Back in the last century, getting Web browsers to correctly display Pinyin was such a troublesome task that I remember once even employing GIFs of first- and third-tone letters to get those to look right. So there were a whole lotta IMG tags in my text. Sure, I put the necessary info in ALT tags (e.g., “alt=’a3′”), just in case. But, still, I shudder to recall having to resort to that particular hack.
Things are better now, though still far from ideal. Something that promises to considerably improve the situation of website viewers not all having the same font you may wish to use is CSS3’s @font-face, which allows those creating Web pages to employ fonts that are provided online. Google is helping with this through its Google Web Fonts. (Current count: 252 font families.)
But is anything in Google’s collection capable of dealing with Hanyu Pinyin? Armed with a handy-dandy Pinyin pangram, I had a look at what Google has made available.
Not surprisingly, most of the 29 font families marked as offering the “Latin Extended” character set failed to handle the entire Hanyu Pinyin set. The ??? group is the most likely to be unsupported at present, with third-tone vowels also frequently missing.
Here are the Google Web fonts that do support Hanyu Pinyin with tone marks:
- EB Garamond (227 KB)
- Gentium Basic (263 KB — and about the same for each of the three accompanying styles: italic, bold, bold italic)
- Gentium Book Basic (267 KB — and about the same for each of the three accompanying styles: italic, bold, bold italic)
- Neuton (56 KB — and about the same for each of the five accompanying styles: italic, bold, light, extra light, extra bold)
- Neuton has relatively weak tone marks, so I wouldn’t recommend it for Web pages aimed at beginning students of Mandarin.
- Andika (1.4 MB)
- Ubuntu (350 KB) — available in eight styles
Some Ubuntu sample PDFs: Ubuntu regular, Ubuntu italic, Ubuntu bold, Ubuntu bold italic, Ubuntu light, Ubuntu light italic, Ubuntu medium, Ubuntu medium italic.
- Andika’s relatively large size (1.4 MB) makes it unsuitable for @font-face use because of download time. (Its license, however, would permit someone with the time and energy to crack it open and remove lots of the glyphs not needed for Pinyin, thus reducing the size.) More fundamentally, though, I don’t much like the look of it; but YMMV.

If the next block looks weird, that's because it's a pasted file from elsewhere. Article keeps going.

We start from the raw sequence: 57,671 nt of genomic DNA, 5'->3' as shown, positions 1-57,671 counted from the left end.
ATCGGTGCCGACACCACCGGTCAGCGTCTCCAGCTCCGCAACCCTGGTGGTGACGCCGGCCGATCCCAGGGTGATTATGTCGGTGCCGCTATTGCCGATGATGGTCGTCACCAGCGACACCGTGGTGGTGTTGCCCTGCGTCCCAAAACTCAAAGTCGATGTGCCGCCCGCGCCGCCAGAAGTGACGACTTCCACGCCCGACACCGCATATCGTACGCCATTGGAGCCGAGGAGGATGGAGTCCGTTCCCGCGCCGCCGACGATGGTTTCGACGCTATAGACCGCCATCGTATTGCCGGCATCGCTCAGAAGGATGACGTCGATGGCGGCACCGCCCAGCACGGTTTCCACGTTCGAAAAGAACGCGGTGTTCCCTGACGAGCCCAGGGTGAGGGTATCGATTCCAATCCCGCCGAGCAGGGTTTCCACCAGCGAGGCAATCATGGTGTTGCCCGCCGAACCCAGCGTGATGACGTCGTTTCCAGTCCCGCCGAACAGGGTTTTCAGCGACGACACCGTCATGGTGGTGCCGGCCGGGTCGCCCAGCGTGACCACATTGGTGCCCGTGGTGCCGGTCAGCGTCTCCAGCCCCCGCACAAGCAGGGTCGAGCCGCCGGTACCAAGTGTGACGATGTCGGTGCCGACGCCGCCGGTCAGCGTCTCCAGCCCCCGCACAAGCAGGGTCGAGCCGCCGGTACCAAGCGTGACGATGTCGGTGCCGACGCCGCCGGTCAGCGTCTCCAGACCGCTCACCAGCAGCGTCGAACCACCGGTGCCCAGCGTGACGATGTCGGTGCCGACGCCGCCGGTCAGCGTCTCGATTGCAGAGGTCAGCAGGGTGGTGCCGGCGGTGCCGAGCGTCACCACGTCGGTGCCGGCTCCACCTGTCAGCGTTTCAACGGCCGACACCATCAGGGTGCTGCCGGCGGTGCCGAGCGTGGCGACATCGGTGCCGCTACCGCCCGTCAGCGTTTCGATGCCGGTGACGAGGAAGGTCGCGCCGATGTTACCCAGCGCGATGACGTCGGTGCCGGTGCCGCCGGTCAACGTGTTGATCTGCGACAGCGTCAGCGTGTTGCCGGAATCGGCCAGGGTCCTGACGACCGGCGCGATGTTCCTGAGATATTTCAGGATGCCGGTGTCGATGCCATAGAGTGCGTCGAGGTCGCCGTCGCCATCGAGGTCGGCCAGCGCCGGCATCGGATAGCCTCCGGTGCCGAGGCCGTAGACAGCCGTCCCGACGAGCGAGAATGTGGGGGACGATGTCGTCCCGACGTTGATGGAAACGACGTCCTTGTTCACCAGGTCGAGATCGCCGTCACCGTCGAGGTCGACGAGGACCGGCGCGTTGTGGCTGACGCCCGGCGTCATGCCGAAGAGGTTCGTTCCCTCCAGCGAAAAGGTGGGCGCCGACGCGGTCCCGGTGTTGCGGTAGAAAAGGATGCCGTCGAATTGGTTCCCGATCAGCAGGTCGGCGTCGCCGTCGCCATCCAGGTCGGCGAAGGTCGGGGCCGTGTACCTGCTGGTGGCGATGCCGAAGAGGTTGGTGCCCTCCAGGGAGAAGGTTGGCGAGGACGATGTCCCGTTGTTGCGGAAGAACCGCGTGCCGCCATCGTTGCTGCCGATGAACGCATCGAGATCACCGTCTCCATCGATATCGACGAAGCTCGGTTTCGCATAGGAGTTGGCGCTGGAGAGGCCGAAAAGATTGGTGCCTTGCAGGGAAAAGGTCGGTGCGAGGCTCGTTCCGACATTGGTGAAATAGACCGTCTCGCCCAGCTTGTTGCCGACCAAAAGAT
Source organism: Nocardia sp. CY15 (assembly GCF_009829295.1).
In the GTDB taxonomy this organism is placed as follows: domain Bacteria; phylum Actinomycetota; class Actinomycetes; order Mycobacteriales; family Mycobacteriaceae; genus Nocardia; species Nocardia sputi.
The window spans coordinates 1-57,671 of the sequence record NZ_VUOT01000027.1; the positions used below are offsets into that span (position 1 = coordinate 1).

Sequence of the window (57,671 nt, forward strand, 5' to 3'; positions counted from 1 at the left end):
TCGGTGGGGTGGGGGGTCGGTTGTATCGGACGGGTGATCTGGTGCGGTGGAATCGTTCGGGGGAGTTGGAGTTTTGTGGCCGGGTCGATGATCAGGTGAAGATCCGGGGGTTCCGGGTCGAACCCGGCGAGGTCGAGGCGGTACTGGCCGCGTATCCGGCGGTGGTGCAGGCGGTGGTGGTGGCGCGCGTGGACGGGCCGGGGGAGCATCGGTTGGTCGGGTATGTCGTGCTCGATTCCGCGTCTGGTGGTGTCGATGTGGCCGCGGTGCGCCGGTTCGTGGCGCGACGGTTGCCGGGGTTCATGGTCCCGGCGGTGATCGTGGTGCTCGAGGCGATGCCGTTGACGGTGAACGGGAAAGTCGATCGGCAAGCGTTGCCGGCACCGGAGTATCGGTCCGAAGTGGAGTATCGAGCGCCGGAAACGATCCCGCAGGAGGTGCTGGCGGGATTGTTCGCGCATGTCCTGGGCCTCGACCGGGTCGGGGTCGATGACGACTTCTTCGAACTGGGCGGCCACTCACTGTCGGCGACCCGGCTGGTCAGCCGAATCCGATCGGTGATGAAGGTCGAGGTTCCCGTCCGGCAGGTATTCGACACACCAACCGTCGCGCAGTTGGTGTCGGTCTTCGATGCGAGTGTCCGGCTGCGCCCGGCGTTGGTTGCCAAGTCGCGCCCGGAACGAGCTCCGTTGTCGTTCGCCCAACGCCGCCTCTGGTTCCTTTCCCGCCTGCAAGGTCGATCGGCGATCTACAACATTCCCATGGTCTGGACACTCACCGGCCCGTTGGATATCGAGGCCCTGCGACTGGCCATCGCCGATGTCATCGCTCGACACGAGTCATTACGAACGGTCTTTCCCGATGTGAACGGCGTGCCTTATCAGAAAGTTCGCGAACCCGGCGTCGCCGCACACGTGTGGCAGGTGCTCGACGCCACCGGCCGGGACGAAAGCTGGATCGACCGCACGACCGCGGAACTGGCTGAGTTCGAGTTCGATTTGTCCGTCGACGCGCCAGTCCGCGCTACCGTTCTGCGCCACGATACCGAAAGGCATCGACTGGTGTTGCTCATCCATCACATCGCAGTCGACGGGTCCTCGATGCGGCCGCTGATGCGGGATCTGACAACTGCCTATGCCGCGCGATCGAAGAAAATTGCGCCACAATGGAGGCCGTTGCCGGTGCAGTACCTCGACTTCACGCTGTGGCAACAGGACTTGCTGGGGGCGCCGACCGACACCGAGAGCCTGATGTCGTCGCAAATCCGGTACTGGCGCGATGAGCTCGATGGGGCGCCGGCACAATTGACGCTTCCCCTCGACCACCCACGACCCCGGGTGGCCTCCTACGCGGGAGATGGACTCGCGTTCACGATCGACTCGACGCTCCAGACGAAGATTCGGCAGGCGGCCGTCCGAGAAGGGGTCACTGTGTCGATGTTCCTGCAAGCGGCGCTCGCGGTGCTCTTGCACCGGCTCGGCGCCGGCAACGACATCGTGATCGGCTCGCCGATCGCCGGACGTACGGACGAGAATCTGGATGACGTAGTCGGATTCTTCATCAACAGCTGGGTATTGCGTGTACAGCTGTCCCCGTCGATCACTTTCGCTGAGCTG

Since Google is likely to expand the number of fonts it offers, I’m including the list of all 29 faces I tried for this experiment, which should make it easier for those wanting to test only new fonts. (It is possible, however, that Pinyin support will be added later to some fonts that fail in this area now. If anyone hears of any such changes, please let me know.) Use of bold indicates Pinyin support; everything else failed.
Display Faces with Latin Extended (all fail)
- Abril Fatface
- Kelly Slab
- Modern Antiqua
- Ruslan Display
- Tenor Sans
Handwriting Faces with Latin Extended (all fail)
- Patrick Hand
Serif Faces with Latin Extended
- EB Garamond
- Gentium Basic
- Gentium Book Basic
- Playfair Display
- Sorts Mill Goudy
Sans Serif Faces with Latin Extended
- Anonymous Pro
- Didact Gothic
- Francois One
- Istok Web
- Open Sans
- Open Sans Condensed
Additional resource: SIL Fonts for downloading (including the full versions of Andika and Gentium).
I have never had any trouble rendering tones or characters using utf8 encoding. Just set the html page encoding to UTF8 and type as normal. Is that what you mean, or am I misunderstanding the article?
Getting tone marks to appear properly can be trickier than that — or that has certainly been the case in the past. (I haven’t done any of the tiresome cross-browser testing lately to see what the latest state of support/failure is.) But what I’m referring to here is a different thing: the use of very specific pinyin-friendly fonts on Web sites.
Not all fonts are created equal. And some are more appropriate for certain texts than others. Also, some variety is nice — esp. given how few fonts support Pinyin.
Normally having unusual fonts appear on Web pages involves GIFs or Flash or some other image-based approach. Because if I specify, say, Gentium Basic in my HTML, readers won’t see see the page in Gentium Basic unless they have that font on the computer they’re using — unless I use the special approach of @font-face.
I was going to wait on this, but I went ahead and put up another post because it might help illustrate this. If you go to the home page of Pecita’s designer you should see a normal sans-serif at first … which will soon become a very different font. But the text is still real text, not a picture of text. That’s what @font-face offers. And the fonts I talk about in the current post are available for this approach without special payments or licensing. It’s really pretty cool.
It’s also nice to know of some free fonts that can handle Pinyin.
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